Last night I was invited as a Guest Speaker for the launch of a company which prides itself on transparency. I was asked to speak about transparency and its importance, not just in our businesses and careers, but in our lives. Below are some of the discussion points.
Transparency is a funny word, especially when it comes to a state of being. "Be transparent" says the majority. However, as human beings, we don’t want to "be transparent" ! We want to be seen, heard and valued. We want to matter! But, at the same time, that’s scary too. It's exposing a lot, showing the things we don’t necessarily want to show such as our mistakes, our vulnerabilities, our fears. Even our hopes, our passions and dreams…
So to manage this in different areas of our lives, we put up a few walls – like in the area of our business and career - the walls can be extremely high, strong, iron clad even. Some are so well guarded they are almost surrounded by a mote full of crocodiles and fire breathing dragons! No one is getting in there! In other areas of our lives, like in relationships and friendships the walls are more like wooden windows closed shut with a few cracks and gaps in them. This allows some people on the outside to catch a glimpse of the treasure inside. Then, there are other areas of our lives where we have allowed a few lucky, brave fighters through our defenses into see the treasure lying inside. Some might call this treasure their hearts, some call it their values and some call it their 'true selves'. Let's call it, authenticity.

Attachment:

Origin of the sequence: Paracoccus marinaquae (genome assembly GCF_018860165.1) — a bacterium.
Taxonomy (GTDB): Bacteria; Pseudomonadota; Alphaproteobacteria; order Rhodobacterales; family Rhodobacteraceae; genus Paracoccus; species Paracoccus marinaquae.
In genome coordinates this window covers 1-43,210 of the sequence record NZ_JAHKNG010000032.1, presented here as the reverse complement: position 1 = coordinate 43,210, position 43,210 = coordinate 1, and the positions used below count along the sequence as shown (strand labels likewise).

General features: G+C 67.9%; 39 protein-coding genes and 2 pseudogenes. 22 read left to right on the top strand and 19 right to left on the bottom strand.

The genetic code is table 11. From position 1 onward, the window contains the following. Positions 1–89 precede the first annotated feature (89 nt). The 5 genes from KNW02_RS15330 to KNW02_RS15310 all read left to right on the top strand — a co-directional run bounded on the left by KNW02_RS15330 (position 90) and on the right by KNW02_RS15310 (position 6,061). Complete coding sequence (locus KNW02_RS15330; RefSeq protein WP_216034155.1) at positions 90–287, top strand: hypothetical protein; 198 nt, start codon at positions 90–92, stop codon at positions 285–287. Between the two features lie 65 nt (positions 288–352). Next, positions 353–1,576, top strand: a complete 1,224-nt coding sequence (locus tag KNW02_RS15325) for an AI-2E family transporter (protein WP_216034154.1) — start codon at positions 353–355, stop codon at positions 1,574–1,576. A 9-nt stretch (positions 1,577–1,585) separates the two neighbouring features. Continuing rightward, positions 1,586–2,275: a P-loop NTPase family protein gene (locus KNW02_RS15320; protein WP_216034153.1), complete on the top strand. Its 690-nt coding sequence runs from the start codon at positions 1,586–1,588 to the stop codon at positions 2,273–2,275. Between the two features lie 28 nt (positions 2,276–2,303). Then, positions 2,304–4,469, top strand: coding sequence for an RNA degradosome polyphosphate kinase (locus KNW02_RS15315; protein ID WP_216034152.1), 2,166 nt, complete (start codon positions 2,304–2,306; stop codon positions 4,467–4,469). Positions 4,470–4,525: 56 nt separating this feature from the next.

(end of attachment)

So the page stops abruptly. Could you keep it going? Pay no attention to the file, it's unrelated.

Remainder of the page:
Much of my work focuses on transparency for the purpose of authenticity. How can I be transparent and be seen for who I really am and for what I truly represent? This question is one that transcends race, religion and time. But why is it so difficult to balance? Because as much as we desire to be of value and to be accepted for who we are, we also fear the risk of being irrelevant and unaccepted.
According to research done in Sydney in 2016, it was found that 52% of adults linked their own self-confidence to having a direct link with being able to act through the certainty of who they are. In other words, they would feel more confident in themselves if they knew how to show their uniqueness.
In another survey conducted among 8 to 18 year olds in the same time period, over 50% of children said they would like to “be themselves” more so that they can, in turn, make friends, be happier and have a more positive attitude towards their lives. This means, if they could figure out what their uniqueness and values are then it would impact the perceived quality of their lives.
So, transparency is not authenticity, nor is it a quality that we could ever aspire to be. It is a process of how we show ourselves in different areas of our lives. In fact, they go hand-in-hand together and impacts our self-confidence and ultimately, the sense of fulfilment we want to have in our lives.